Ash Wednesday is only four weeks away. I know if feels like we just got through Christmas, but, trust me, Lent will be here before you know it, and wouldn’t it be nice to have a companion to guide you through the desert, especially when getting to church these days is difficult if not impossible due to COVID? I have just the thing for you. My latest book of Scripture reflections, Not By Bread Alone 2021: Daily Reflections for Lent.Read more
Life begins again today. Even without dying, we feel reborn because we have been given the ultimate second chance. Without earning it, without understanding it, resurrection is now our destiny. Never has emptiness felt so full. Alleluia, Alleluia. He is risen. And we are saved.
— From my final reflection of Not By Bread Alone 2016 (Liturgical Press). Thank you to all of you who journeyed with me through my book during this Lenten season.
Father forgive them, they know not what they do…
We see Jesus on the cross today and hear him forgiving his persecutors, forgiving us. It is a powerful scene, but it is more than just a scene out of our faith history. Jesus’ way is supposed to be our way. Forgive, forgive, forgive, even in the face of the most unreasonable suffering and injustice. Are we willing to forgive as Jesus did? Read more
“So when he had washed their feet and put his garments back on and reclined at table again, he said to them, “Do you realize what I have done for you? You call me ‘teacher’ and ‘master,’ and rightly so, for indeed I am. If I, therefore, the master and teacher have washed your feet, you ought to wash one another’s feel. I have given you a model to follow, so that as I have done for you, you should also do.”
–John 13: 12-15
Detail of stained glass window from the Cathedral of the Immaculate Conception in Albany.
My reflection from Give Us This Day today:
I’ve always had a tiny bit of a soft spot for Judas Iscariot. I know. It sounds crazy at best, traitorous at worst, but it’s true. When I hear today’s Gospel and fast-forward in my mind to what I know is coming, I ache a little for what I have to assume was terribly misguided good intention on Judas’s part. Read more
We’re one week into our season of Lent. How have you been doing with your plans to sacrifice more, give more, pray more? I have to admit, I’m doing just okay. I need a little more work in the prayer department, for sure. (My daughter gave me some encouragement by leaving this random Lenten Post-it note over my desk. Thanks, Liv!)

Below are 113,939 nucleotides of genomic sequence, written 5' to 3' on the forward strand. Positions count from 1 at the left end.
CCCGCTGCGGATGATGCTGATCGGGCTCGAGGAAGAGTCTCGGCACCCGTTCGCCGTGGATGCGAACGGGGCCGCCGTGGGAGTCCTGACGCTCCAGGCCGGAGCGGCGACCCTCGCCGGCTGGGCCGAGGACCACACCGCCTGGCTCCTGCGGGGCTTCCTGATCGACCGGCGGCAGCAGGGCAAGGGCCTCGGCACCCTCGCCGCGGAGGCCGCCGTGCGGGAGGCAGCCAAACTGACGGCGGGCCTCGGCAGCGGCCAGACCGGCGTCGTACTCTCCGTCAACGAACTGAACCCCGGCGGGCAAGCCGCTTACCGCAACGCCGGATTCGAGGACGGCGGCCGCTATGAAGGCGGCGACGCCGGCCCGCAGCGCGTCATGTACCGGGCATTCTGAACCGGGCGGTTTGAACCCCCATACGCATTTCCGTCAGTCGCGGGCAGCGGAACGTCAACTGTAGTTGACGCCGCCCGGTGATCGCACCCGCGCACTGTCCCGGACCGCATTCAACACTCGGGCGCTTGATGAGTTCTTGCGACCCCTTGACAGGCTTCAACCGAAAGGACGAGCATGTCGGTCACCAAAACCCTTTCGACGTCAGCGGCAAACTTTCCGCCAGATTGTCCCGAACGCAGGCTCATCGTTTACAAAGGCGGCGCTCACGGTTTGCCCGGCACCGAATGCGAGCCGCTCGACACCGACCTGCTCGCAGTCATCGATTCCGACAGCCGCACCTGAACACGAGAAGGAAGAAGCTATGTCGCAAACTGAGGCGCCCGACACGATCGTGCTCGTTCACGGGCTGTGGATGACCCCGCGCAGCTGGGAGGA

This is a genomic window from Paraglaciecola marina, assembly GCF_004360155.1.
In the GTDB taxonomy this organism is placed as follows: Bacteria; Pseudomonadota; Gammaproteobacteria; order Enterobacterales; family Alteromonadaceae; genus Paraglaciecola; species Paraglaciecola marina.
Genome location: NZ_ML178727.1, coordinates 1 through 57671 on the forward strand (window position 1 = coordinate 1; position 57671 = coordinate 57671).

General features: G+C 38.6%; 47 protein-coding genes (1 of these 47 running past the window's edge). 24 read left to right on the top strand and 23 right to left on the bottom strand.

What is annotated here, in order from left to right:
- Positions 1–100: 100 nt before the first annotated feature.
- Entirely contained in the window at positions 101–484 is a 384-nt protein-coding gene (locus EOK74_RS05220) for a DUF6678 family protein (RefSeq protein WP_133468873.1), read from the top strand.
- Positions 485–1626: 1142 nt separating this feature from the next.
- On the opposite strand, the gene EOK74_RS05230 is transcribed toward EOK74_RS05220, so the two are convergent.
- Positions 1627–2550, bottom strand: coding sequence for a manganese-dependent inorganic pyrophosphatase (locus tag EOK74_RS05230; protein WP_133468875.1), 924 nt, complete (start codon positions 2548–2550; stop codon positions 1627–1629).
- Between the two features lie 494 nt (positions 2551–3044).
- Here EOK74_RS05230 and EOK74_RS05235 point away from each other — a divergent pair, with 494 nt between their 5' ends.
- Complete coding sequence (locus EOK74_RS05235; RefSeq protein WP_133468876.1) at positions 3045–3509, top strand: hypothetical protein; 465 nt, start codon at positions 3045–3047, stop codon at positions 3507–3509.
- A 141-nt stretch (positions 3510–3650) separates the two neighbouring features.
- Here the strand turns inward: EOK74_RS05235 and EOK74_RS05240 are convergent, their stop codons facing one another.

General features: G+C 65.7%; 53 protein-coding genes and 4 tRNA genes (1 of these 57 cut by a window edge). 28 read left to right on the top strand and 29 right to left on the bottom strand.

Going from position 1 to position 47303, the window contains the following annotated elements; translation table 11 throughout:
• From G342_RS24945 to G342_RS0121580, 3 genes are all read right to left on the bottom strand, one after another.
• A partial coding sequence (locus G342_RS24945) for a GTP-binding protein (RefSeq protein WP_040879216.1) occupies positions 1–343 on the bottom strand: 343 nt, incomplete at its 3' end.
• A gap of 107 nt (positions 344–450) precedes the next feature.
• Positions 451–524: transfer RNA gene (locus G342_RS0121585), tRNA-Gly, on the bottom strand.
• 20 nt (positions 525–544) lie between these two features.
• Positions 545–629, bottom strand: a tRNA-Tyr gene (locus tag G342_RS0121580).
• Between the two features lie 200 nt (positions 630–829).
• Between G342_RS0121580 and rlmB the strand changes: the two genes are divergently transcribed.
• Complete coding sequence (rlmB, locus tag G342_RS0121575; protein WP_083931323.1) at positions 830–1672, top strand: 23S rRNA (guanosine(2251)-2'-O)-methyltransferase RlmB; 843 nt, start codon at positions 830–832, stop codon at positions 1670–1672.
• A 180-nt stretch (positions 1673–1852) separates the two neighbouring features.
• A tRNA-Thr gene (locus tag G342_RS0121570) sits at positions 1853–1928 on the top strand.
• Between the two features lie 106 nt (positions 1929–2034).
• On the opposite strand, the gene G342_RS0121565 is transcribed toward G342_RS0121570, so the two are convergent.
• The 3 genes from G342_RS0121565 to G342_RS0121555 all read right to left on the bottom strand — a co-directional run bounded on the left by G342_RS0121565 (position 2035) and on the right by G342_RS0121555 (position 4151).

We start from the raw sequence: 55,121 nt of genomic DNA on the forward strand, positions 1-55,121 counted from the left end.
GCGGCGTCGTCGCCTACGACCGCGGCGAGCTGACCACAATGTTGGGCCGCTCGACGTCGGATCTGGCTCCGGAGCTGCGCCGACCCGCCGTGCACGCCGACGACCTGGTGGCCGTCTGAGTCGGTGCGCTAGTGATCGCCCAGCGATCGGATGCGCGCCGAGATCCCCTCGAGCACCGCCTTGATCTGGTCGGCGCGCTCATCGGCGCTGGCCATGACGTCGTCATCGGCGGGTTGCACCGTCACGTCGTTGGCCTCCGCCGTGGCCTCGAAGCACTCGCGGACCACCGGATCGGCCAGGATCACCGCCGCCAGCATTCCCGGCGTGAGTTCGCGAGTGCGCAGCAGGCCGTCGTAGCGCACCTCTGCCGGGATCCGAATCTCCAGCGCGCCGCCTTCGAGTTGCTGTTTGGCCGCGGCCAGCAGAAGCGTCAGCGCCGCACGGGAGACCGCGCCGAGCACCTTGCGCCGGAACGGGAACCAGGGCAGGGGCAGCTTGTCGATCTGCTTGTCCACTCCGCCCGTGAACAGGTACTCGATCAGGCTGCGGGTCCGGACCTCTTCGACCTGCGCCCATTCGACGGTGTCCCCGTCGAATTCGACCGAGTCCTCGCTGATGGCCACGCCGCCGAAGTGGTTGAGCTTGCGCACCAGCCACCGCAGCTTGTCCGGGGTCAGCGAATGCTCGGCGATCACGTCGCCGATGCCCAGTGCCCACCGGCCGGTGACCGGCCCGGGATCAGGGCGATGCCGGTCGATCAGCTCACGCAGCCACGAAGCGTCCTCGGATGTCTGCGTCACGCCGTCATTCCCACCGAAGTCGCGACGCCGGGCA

I talked about all of this over on the Morning Air Show on Relevant Radio this week. If you missed the show yesterday, you can listen here today. I’m up first, so you can just click play and my interview will come up right after the intro.
It’s not just what we eat but how we eat. Now and then it’s good to take a closer look at the method to our mealtime madness. Do we watch TV while we eat? Check email or Facebook? Argue with our kids? Stand at the counter? Fish our hand into a take-out bag as we drive? Read more
So, I walked into my bathroom last night and found this message on my make-up mirror: “You’re beautiful!” I smiled because this wasn’t just any random note, this was the work of the Masked Lenten Post-It Bandit. Okay, that’s not what she calls herself, but that’s how I’m starting to think of her. Read more
Every year our family looks forward to participating in the CRS Rice Bowl program, but for the past couple of years our local parish hasn’t made the cardboard bowls and accompanying calendar available to parishioners. So I have to get creative to get my Rice Bowl. One year I called CRS directly and had some shipped to our home in record time. This year I found a friend (Thanks, Theresa!) in a nearby parish and had her bring some Rice Bowls across county lines. Contraband Rice Bowls. That’s how we roll at the Poust House. Read more
My Lenten post over at HuffPost Religion:
Lent is one of those seasons that always begins with the best of intentions and rapidly goes downhill, at least that’s how it usually plays out for me. I plan to pray more, eat less, and find creative ways to make my favorite time in the Church year more meaningful. Unfortunately, the ashes hardly have time to settle into the wrinkles on my forehead before I’m feeling like I’ve already failed.
But Lent is a journey, not a pass-fail test. Trust me, if it were at all possible to fail Lent, I would have long ago been expelled from this spiritual school. Fortunately, the goal here is not a perfect score at the end of 40 days. In fact, let’s throw out the word “goal” and focus instead on practice — spiritual practice.
Here are five tips for shifting your Lenten journey from total spiritual makeover to subtle interior transformation:
Read more HERE.